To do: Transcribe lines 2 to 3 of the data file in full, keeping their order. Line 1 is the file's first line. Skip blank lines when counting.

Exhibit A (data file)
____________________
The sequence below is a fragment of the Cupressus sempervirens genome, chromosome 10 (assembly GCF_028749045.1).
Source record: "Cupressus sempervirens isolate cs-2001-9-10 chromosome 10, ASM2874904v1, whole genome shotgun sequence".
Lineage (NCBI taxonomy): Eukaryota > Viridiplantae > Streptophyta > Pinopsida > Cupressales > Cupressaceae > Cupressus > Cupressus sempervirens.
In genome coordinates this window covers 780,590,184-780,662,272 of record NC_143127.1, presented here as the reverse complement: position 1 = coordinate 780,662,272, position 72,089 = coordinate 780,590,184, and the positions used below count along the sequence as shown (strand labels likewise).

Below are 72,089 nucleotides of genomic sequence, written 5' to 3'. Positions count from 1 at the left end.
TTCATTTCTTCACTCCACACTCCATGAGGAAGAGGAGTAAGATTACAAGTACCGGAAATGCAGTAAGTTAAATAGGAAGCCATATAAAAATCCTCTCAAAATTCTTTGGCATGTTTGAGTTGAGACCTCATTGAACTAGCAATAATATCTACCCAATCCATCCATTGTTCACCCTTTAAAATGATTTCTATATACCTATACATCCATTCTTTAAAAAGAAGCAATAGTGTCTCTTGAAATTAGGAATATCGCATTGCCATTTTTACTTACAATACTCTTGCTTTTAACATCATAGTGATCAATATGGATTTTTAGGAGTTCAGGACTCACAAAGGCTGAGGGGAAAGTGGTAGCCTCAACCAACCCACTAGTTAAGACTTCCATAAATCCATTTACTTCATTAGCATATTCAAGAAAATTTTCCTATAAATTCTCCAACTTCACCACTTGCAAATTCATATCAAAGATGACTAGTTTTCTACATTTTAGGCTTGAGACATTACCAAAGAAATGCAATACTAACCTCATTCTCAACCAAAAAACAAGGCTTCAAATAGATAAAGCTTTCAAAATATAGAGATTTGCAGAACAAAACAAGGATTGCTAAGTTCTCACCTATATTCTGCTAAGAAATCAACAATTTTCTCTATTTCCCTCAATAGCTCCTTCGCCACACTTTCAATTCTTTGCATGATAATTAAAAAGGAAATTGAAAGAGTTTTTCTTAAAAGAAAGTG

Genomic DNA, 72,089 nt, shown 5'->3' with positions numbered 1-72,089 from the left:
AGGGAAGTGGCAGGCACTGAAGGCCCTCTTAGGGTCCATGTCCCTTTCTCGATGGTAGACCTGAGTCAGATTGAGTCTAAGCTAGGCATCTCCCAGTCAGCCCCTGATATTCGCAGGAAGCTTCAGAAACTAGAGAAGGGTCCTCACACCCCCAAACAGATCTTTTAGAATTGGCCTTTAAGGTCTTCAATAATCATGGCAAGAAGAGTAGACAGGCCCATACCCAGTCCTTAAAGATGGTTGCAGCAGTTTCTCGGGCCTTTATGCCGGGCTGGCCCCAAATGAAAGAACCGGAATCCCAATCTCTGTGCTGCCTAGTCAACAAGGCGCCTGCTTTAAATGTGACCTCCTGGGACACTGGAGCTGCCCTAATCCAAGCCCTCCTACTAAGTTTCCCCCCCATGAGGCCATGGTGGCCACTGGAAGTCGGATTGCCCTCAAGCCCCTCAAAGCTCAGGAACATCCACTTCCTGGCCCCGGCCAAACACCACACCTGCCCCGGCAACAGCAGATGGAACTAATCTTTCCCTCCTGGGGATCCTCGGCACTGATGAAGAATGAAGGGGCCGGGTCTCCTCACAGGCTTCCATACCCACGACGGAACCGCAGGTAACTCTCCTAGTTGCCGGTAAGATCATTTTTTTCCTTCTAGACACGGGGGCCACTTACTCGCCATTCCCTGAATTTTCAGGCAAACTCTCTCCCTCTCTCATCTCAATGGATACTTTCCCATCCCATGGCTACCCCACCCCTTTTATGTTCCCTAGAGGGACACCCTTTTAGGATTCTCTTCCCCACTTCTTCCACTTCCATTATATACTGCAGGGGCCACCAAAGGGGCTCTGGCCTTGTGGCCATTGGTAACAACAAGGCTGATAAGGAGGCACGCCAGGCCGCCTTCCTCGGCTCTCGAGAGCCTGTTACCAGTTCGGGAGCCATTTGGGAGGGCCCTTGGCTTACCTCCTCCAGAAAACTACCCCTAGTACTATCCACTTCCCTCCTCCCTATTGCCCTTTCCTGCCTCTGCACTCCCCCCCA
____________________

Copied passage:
Source record: "Cupressus sempervirens isolate cs-2001-9-10 chromosome 10, ASM2874904v1, whole genome shotgun sequence".
Lineage (NCBI taxonomy): Eukaryota > Viridiplantae > Streptophyta > Pinopsida > Cupressales > Cupressaceae > Cupressus > Cupressus sempervirens.